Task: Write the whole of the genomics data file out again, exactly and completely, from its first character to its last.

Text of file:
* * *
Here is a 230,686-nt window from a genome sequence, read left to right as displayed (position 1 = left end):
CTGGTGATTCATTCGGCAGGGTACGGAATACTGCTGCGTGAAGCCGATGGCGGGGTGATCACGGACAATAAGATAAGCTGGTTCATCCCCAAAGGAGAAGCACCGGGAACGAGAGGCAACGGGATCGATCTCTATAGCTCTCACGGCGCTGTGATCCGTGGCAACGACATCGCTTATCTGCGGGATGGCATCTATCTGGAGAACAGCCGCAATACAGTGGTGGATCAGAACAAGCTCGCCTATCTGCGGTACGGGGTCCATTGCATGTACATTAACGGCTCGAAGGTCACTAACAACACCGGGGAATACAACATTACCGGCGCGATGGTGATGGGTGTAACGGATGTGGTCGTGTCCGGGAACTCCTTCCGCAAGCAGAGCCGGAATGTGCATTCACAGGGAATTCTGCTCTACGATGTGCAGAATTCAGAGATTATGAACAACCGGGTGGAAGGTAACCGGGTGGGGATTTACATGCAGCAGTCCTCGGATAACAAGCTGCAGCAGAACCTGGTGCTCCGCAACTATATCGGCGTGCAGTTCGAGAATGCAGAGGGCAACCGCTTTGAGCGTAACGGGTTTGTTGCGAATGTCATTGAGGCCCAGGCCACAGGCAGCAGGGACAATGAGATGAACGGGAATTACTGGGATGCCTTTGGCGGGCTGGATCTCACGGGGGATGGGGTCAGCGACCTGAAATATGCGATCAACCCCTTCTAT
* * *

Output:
Here is a 230,686-nt window from a genome sequence, read left to right as displayed (position 1 = left end):
CTGGTGATTCATTCGGCAGGGTACGGAATACTGCTGCGTGAAGCCGATGGCGGGGTGATCACGGACAATAAGATAAGCTGGTTCATCCCCAAAGGAGAAGCACCGGGAACGAGAGGCAACGGGATCGATCTCTATAGCTCTCACGGCGCTGTGATCCGTGGCAACGACATCGCTTATCTGCGGGATGGCATCTATCTGGAGAACAGCCGCAATACAGTGGTGGATCAGAACAAGCTCGCCTATCTGCGGTACGGGGTCCATTGCATGTACATTAACGGCTCGAAGGTCACTAACAACACCGGGGAATACAACATTACCGGCGCGATGGTGATGGGTGTAACGGATGTGGTCGTGTCCGGGAACTCCTTCCGCAAGCAGAGCCGGAATGTGCATTCACAGGGAATTCTGCTCTACGATGTGCAGAATTCAGAGATTATGAACAACCGGGTGGAAGGTAACCGGGTGGGGATTTACATGCAGCAGTCCTCGGATAACAAGCTGCAGCAGAACCTGGTGCTCCGCAACTATATCGGCGTGCAGTTCGAGAATGCAGAGGGCAACCGCTTTGAGCGTAACGGGTTTGTTGCGAATGTCATTGAGGCCCAGGCCACAGGCAGCAGGGACAATGAGATGAACGGGAATTACTGGGATGCCTTTGGCGGGCTGGATCTCACGGGGGATGGGGTCAGCGACCTGAAATATGCGATCAACCCCTTCTAT